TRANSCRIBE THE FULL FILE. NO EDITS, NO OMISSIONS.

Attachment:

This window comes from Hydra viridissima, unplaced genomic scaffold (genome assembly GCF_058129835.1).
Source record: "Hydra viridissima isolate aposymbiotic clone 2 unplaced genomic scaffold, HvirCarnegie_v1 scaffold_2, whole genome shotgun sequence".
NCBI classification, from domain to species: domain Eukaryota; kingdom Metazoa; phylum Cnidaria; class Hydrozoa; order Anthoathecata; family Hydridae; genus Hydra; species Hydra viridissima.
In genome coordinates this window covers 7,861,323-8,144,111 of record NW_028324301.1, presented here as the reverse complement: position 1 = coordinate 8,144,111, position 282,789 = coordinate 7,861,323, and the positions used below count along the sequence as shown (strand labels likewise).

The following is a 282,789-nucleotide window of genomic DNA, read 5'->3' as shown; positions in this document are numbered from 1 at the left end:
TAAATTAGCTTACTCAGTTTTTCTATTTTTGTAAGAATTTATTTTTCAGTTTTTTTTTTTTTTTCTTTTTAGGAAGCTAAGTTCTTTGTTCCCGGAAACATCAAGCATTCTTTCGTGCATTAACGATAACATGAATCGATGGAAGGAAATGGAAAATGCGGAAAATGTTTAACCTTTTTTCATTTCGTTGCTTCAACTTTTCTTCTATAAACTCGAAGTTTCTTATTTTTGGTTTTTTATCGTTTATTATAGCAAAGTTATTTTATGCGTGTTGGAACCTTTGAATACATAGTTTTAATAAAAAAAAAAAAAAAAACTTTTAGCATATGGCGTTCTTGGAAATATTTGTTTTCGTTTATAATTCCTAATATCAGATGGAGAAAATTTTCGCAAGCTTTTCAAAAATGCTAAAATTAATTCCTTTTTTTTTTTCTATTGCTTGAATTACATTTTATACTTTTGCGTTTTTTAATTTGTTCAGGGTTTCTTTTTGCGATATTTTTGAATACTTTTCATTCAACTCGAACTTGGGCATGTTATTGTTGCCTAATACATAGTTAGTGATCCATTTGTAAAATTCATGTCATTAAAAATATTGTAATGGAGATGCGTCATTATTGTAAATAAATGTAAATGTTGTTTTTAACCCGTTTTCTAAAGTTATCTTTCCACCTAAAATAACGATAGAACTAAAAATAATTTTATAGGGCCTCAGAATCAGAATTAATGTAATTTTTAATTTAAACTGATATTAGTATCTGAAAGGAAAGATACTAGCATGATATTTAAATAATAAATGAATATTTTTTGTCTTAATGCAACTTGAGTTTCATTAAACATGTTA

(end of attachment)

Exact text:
This window comes from Hydra viridissima, unplaced genomic scaffold (genome assembly GCF_058129835.1).
Source record: "Hydra viridissima isolate aposymbiotic clone 2 unplaced genomic scaffold, HvirCarnegie_v1 scaffold_2, whole genome shotgun sequence".
NCBI classification, from domain to species: domain Eukaryota; kingdom Metazoa; phylum Cnidaria; class Hydrozoa; order Anthoathecata; family Hydridae; genus Hydra; species Hydra viridissima.
In genome coordinates this window covers 7,861,323-8,144,111 of record NW_028324301.1, presented here as the reverse complement: position 1 = coordinate 8,144,111, position 282,789 = coordinate 7,861,323, and the positions used below count along the sequence as shown (strand labels likewise).

The following is a 282,789-nucleotide window of genomic DNA, read 5'->3' as shown; positions in this document are numbered from 1 at the left end:
TAAATTAGCTTACTCAGTTTTTCTATTTTTGTAAGAATTTATTTTTCAGTTTTTTTTTTTTTTTCTTTTTAGGAAGCTAAGTTCTTTGTTCCCGGAAACATCAAGCATTCTTTCGTGCATTAACGATAACATGAATCGATGGAAGGAAATGGAAAATGCGGAAAATGTTTAACCTTTTTTCATTTCGTTGCTTCAACTTTTCTTCTATAAACTCGAAGTTTCTTATTTTTGGTTTTTTATCGTTTATTATAGCAAAGTTATTTTATGCGTGTTGGAACCTTTGAATACATAGTTTTAATAAAAAAAAAAAAAAAAACTTTTAGCATATGGCGTTCTTGGAAATATTTGTTTTCGTTTATAATTCCTAATATCAGATGGAGAAAATTTTCGCAAGCTTTTCAAAAATGCTAAAATTAATTCCTTTTTTTTTTTCTATTGCTTGAATTACATTTTATACTTTTGCGTTTTTTAATTTGTTCAGGGTTTCTTTTTGCGATATTTTTGAATACTTTTCATTCAACTCGAACTTGGGCATGTTATTGTTGCCTAATACATAGTTAGTGATCCATTTGTAAAATTCATGTCATTAAAAATATTGTAATGGAGATGCGTCATTATTGTAAATAAATGTAAATGTTGTTTTTAACCCGTTTTCTAAAGTTATCTTTCCACCTAAAATAACGATAGAACTAAAAATAATTTTATAGGGCCTCAGAATCAGAATTAATGTAATTTTTAATTTAAACTGATATTAGTATCTGAAAGGAAAGATACTAGCATGATATTTAAATAATAAATGAATATTTTTTGTCTTAATGCAACTTGAGTTTCATTAAACATGTTA